Exposure therapy, exposes you to the situations or objects you fear. So what I did was go to where there was small group of people and worked my way up. To be honest it did take me awhile for it to work. After many years of avoiding social situations, but it worked and I have even spoken to people in a group about anxiety. The exposure is done in one of two ways: Your therapist may ask you to imagine the scary situation, or you may confront it in real life. Exposure therapy may be used alone, or it may be conducted as part of cognitive behavioral therapy.
Rather than facing your biggest fear right away, which can be traumatizing, exposure therapy usually starts with a situation that’s only mildly threatening and works up from there. This step-by-step approach is called systematic desensitization. Systematic desensitization allows you to gradually challenge your fears, build confidence, and master skills for controlling panic. I was scared to death of flying and I friend of mine who is a captain has a class for people who afraid of flying and this is what he sent me.
Facing a fear of flying
Step 1: Look at photos of planes.
Step 2: Watch a video of a plane in flight.
Step 3: Watch real planes take off.
Step 4: Book a plane ticket.
Step 5: Pack for your flight.
Step 6: Drive to the airport.
Step 7: Check in for your flight.
Step 8: Wait for boarding.
Step 9: Get on the plane.
Step 10: Take the flight.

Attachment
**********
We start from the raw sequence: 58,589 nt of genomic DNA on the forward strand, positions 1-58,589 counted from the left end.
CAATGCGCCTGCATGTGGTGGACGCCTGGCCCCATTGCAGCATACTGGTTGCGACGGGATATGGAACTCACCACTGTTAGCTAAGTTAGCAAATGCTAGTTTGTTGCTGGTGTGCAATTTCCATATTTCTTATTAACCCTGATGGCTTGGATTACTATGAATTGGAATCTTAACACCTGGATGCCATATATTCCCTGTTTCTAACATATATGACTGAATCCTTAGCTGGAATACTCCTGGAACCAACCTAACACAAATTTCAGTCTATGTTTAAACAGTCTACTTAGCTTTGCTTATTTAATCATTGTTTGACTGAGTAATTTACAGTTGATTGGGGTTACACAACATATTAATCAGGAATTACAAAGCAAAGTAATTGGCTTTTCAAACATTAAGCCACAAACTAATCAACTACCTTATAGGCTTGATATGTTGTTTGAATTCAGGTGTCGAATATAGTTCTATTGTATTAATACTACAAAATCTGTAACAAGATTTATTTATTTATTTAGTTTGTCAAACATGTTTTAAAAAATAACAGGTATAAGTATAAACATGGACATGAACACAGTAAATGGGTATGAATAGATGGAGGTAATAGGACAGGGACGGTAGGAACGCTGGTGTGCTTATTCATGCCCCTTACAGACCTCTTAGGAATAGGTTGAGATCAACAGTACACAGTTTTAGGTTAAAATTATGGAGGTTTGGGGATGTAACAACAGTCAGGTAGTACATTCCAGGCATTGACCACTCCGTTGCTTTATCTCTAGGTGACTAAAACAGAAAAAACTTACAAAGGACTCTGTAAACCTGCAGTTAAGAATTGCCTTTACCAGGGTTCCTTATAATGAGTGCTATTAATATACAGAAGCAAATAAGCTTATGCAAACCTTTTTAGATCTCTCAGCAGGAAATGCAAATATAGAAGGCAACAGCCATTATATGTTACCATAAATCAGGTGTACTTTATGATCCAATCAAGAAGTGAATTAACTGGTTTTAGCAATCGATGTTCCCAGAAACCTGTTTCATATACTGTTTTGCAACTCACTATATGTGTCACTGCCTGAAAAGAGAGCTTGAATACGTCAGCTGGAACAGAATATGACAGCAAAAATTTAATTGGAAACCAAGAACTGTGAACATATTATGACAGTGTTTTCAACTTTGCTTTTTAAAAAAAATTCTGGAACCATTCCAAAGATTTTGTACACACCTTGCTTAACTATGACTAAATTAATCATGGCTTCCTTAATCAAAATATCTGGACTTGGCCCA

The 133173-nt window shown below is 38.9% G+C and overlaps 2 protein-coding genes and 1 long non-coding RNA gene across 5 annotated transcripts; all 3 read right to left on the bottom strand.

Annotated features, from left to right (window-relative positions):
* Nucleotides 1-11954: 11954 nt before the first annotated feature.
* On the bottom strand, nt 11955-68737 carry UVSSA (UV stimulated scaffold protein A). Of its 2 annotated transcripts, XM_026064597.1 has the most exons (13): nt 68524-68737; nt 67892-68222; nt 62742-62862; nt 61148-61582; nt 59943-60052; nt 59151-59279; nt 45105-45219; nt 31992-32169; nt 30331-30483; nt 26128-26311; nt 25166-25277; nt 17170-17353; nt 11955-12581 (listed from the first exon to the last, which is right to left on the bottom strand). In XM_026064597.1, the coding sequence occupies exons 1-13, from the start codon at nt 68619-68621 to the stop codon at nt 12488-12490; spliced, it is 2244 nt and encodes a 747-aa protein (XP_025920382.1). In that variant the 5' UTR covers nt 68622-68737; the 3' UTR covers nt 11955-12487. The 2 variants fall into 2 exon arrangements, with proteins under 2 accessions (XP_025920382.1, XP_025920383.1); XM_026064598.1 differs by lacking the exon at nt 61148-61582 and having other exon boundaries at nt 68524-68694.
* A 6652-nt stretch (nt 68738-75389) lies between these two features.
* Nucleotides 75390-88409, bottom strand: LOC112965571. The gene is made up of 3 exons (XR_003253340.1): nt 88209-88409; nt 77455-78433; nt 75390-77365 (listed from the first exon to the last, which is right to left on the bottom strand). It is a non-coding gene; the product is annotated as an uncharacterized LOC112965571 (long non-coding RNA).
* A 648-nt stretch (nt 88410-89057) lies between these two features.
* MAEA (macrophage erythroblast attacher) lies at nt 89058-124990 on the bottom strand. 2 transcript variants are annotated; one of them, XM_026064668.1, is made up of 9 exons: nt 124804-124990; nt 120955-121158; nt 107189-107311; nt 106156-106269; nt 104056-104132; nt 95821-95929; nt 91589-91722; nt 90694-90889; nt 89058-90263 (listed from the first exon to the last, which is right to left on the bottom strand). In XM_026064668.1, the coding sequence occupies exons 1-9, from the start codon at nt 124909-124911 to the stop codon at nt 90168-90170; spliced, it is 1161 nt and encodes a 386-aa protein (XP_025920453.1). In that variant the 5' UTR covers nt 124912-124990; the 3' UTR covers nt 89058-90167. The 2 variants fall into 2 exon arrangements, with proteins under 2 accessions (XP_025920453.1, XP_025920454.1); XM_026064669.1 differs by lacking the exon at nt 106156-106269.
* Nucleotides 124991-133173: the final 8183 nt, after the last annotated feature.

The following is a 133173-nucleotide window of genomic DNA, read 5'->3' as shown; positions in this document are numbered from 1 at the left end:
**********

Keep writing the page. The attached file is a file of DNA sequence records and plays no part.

Systematic desensitization involves three parts:
Learning relaxation skills. First, your therapist will teach you a relaxation technique, such as progressive muscle relaxation or deep breathing. You’ll practice in therapy and on your own at home.
Creating a step-by-step list. Next, you’ll create a list of 10 to 20 scary situations that progress toward your final goal. For example, if your final goal is to overcome your fear of flying, you might start by looking at photos of planes and end with taking an actual flight. Each step should be as specific as possible, with a clear, measurable objective.
Working through the steps. Under the guidance of your therapist, you’ll then begin to work through the list. The goal is to stay in each scary situation until your fears subside. That way, you’ll learn that the feelings won’t hurt you and they do go away.
Complementary therapies for anxiety disorders
As you explore your anxiety disorder in therapy, you may also want to experiment with complementary therapies designed to bring your overall stress levels down and help you achieve emotional balance.
Exercise is a natural stress buster and anxiety reliever. Research shows that as little as 30 minutes of exercise three to five times a week can provide significant anxiety relief. To achieve the maximum benefit, aim for at least an hour of aerobic exercise on most days.